When former IBEW 1245 Business Rep and Executive Board member Mickey Harrington passed away earlier this year, he left behind a legacy that will not soon be forgotten. A 40-year member of the union, Harrington’s tenacity and dedication to doing what’s right made a lasting impact on every member and leader who ever had the pleasure of making his acquaintance.
Harrington retired from the union staff in 1999, but stayed active for years after, attending Advisory Council meetings for as long as his body allowed him to. He remained a powerful presence in the California Labor Movement, serving many terms as President of the Butte-Glenn Central Labor Council – right up until the day he died.
He also ran for State Assembly several times in what many would consider to be one of the most anti-labor areas of the state. In his last election in 2010, he secured 34% of the vote, proving that even after his retirement from the union, he was still fighting to make a difference for working families in every way he could.
IBEW 1245 celebrated Harrington’s contributions to the union, the Labor Movement and all those he touched at the recent Advisory Council meeting. A few of Harrington’s friends and former colleagues came to pay tribute, and his daughter and grandson were in attendance as well.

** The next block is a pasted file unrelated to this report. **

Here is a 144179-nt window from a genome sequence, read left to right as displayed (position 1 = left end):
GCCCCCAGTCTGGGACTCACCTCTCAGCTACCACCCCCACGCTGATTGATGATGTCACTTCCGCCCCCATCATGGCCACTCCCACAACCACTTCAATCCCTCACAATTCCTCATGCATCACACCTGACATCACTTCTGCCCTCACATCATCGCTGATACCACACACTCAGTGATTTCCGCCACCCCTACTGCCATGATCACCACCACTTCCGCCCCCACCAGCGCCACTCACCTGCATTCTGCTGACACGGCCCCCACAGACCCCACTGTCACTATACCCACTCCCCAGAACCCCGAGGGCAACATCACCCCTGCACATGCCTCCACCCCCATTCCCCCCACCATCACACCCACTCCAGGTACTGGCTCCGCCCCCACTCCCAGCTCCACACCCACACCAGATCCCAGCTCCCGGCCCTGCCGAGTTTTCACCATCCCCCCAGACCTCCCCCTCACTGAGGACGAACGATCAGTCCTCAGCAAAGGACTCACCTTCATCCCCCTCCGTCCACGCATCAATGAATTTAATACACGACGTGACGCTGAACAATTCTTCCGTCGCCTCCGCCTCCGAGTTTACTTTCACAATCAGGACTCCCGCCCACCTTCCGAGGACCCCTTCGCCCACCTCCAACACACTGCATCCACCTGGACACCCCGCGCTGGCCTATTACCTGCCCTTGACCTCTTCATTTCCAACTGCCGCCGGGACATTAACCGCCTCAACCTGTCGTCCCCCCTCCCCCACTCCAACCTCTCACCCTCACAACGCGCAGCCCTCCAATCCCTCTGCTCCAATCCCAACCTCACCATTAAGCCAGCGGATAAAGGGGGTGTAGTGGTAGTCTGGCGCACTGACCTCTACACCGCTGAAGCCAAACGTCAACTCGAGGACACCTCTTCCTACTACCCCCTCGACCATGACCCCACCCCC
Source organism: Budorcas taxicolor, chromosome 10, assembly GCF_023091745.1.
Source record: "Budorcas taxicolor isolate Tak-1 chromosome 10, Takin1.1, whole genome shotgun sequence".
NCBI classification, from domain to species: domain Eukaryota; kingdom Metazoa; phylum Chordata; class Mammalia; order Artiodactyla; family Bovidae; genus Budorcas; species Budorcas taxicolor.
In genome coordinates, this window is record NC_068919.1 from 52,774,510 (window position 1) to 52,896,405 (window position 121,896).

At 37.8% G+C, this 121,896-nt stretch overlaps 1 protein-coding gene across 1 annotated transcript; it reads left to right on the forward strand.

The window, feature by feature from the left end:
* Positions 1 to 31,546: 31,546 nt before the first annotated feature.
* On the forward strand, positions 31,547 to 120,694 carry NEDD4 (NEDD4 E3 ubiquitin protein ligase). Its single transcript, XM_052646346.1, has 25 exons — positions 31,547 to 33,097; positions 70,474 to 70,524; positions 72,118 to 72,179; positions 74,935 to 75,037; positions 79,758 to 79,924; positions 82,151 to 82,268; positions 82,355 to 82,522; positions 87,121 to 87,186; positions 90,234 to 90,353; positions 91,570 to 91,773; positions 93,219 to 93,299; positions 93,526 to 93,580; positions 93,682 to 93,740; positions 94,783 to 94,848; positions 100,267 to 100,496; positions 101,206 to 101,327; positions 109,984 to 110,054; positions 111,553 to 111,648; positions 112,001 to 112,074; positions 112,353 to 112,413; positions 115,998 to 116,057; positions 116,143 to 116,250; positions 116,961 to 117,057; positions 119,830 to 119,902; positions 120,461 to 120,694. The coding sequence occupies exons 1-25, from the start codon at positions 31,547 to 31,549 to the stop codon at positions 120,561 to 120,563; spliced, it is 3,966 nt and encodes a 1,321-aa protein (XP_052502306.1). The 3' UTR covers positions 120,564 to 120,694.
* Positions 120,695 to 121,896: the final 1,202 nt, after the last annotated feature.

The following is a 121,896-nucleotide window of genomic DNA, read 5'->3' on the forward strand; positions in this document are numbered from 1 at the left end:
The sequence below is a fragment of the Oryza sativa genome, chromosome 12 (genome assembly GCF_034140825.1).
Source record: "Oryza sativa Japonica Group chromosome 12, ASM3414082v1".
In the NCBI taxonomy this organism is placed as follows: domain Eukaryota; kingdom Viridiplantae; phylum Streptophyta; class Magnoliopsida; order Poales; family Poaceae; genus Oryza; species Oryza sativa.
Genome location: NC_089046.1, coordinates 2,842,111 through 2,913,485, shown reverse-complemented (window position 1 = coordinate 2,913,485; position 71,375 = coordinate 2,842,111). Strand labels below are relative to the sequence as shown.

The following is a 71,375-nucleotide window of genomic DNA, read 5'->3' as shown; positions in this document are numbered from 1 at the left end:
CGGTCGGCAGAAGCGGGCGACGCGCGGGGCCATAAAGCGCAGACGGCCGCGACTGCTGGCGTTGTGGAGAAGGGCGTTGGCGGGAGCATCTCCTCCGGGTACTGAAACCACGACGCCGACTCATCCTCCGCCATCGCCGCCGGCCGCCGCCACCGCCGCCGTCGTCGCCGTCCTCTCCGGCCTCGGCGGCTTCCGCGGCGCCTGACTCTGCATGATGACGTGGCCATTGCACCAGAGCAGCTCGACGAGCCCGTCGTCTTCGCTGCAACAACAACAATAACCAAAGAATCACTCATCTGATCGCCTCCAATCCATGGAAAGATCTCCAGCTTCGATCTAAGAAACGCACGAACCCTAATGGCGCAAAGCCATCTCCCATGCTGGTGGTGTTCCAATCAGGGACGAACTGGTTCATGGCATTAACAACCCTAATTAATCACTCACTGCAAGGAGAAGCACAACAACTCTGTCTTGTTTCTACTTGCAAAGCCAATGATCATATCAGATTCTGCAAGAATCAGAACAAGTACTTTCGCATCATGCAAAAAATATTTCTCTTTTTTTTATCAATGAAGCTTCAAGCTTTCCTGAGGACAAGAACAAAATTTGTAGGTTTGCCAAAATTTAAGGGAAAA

“If you cut his finger, he bled union. I never knew a greater unionist than Mickey,” said Business Manager Tom Dalzell said at the Advisory Council meeting. “He did not go gently into that night, he fought like he fought everything. He was a force in 1245 and the IBEW, and a force in the labor movement. It’s with a heavy but joyful heart that we remember Mickey and honor him and all that he gave us. He gave us everything.”
To ensure Harrington will not soon be forgotten, the Advisory Council and Executive Board members took the time to write their names and special memories on a poster filled with photos of Harrington, from his time as a young lineman right up until the months before he passed away. The poster will hang in the Local 1245 hall as a tribute to the “man with a heart of gold.”